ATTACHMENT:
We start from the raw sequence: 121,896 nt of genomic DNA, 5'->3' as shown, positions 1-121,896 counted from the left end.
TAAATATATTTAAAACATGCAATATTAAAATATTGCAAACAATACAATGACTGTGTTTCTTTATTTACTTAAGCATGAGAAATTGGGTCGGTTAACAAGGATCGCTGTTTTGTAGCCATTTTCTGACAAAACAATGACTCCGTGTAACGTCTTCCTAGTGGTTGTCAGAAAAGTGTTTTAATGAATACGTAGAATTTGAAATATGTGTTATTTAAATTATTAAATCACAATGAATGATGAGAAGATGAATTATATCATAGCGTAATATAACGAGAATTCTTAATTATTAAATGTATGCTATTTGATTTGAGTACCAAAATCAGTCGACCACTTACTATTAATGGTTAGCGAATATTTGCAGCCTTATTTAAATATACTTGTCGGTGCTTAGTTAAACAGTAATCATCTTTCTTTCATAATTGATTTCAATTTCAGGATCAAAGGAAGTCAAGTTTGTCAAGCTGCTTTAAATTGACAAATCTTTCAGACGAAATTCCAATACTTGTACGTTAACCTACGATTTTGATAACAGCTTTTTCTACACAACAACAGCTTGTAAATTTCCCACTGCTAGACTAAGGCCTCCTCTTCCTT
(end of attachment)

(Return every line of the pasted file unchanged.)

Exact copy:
We start from the raw sequence: 121,896 nt of genomic DNA, 5'->3' as shown, positions 1-121,896 counted from the left end.
TAAATATATTTAAAACATGCAATATTAAAATATTGCAAACAATACAATGACTGTGTTTCTTTATTTACTTAAGCATGAGAAATTGGGTCGGTTAACAAGGATCGCTGTTTTGTAGCCATTTTCTGACAAAACAATGACTCCGTGTAACGTCTTCCTAGTGGTTGTCAGAAAAGTGTTTTAATGAATACGTAGAATTTGAAATATGTGTTATTTAAATTATTAAATCACAATGAATGATGAGAAGATGAATTATATCATAGCGTAATATAACGAGAATTCTTAATTATTAAATGTATGCTATTTGATTTGAGTACCAAAATCAGTCGACCACTTACTATTAATGGTTAGCGAATATTTGCAGCCTTATTTAAATATACTTGTCGGTGCTTAGTTAAACAGTAATCATCTTTCTTTCATAATTGATTTCAATTTCAGGATCAAAGGAAGTCAAGTTTGTCAAGCTGCTTTAAATTGACAAATCTTTCAGACGAAATTCCAATACTTGTACGTTAACCTACGATTTTGATAACAGCTTTTTCTACACAACAACAGCTTGTAAATTTCCCACTGCTAGACTAAGGCCTCCTCTTCCTT